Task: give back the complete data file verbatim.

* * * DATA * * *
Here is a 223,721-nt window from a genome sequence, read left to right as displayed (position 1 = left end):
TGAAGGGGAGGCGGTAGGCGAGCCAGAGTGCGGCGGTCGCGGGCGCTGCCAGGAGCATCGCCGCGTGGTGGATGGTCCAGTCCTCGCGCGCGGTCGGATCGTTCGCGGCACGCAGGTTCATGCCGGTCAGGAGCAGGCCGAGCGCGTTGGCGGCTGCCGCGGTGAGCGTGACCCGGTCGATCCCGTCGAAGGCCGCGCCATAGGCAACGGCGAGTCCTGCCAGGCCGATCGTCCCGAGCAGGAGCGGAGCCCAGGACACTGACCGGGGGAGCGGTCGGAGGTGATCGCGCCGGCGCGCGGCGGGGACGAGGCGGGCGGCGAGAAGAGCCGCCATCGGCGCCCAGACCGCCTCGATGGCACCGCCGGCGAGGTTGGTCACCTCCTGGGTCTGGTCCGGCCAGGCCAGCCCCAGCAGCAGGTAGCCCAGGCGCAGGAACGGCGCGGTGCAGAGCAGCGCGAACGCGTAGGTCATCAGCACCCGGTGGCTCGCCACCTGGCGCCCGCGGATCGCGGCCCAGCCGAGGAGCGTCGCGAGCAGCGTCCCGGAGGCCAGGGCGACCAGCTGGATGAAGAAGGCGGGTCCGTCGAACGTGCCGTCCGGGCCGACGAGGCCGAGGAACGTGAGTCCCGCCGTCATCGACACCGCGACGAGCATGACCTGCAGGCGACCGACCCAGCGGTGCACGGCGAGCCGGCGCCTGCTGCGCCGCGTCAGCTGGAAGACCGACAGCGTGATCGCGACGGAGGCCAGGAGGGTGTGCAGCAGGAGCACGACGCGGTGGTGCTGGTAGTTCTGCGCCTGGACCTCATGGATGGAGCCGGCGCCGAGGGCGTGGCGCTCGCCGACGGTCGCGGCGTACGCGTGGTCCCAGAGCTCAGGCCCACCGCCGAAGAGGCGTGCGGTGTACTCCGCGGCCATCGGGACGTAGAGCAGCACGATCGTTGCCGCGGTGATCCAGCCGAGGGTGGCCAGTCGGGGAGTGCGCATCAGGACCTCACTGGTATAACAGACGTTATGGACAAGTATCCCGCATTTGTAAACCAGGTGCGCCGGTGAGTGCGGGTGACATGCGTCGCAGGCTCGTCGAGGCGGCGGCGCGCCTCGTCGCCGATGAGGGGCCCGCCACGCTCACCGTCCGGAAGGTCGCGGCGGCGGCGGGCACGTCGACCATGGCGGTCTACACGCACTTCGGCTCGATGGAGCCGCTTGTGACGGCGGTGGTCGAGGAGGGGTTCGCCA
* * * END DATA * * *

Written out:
Here is a 223,721-nt window from a genome sequence, read left to right as displayed (position 1 = left end):
TGAAGGGGAGGCGGTAGGCGAGCCAGAGTGCGGCGGTCGCGGGCGCTGCCAGGAGCATCGCCGCGTGGTGGATGGTCCAGTCCTCGCGCGCGGTCGGATCGTTCGCGGCACGCAGGTTCATGCCGGTCAGGAGCAGGCCGAGCGCGTTGGCGGCTGCCGCGGTGAGCGTGACCCGGTCGATCCCGTCGAAGGCCGCGCCATAGGCAACGGCGAGTCCTGCCAGGCCGATCGTCCCGAGCAGGAGCGGAGCCCAGGACACTGACCGGGGGAGCGGTCGGAGGTGATCGCGCCGGCGCGCGGCGGGGACGAGGCGGGCGGCGAGAAGAGCCGCCATCGGCGCCCAGACCGCCTCGATGGCACCGCCGGCGAGGTTGGTCACCTCCTGGGTCTGGTCCGGCCAGGCCAGCCCCAGCAGCAGGTAGCCCAGGCGCAGGAACGGCGCGGTGCAGAGCAGCGCGAACGCGTAGGTCATCAGCACCCGGTGGCTCGCCACCTGGCGCCCGCGGATCGCGGCCCAGCCGAGGAGCGTCGCGAGCAGCGTCCCGGAGGCCAGGGCGACCAGCTGGATGAAGAAGGCGGGTCCGTCGAACGTGCCGTCCGGGCCGACGAGGCCGAGGAACGTGAGTCCCGCCGTCATCGACACCGCGACGAGCATGACCTGCAGGCGACCGACCCAGCGGTGCACGGCGAGCCGGCGCCTGCTGCGCCGCGTCAGCTGGAAGACCGACAGCGTGATCGCGACGGAGGCCAGGAGGGTGTGCAGCAGGAGCACGACGCGGTGGTGCTGGTAGTTCTGCGCCTGGACCTCATGGATGGAGCCGGCGCCGAGGGCGTGGCGCTCGCCGACGGTCGCGGCGTACGCGTGGTCCCAGAGCTCAGGCCCACCGCCGAAGAGGCGTGCGGTGTACTCCGCGGCCATCGGGACGTAGAGCAGCACGATCGTTGCCGCGGTGATCCAGCCGAGGGTGGCCAGTCGGGGAGTGCGCATCAGGACCTCACTGGTATAACAGACGTTATGGACAAGTATCCCGCATTTGTAAACCAGGTGCGCCGGTGAGTGCGGGTGACATGCGTCGCAGGCTCGTCGAGGCGGCGGCGCGCCTCGTCGCCGATGAGGGGCCCGCCACGCTCACCGTCCGGAAGGTCGCGGCGGCGGCGGGCACGTCGACCATGGCGGTCTACACGCACTTCGGCTCGATGGAGCCGCTTGTGACGGCGGTGGTCGAGGAGGGGTTCGCCA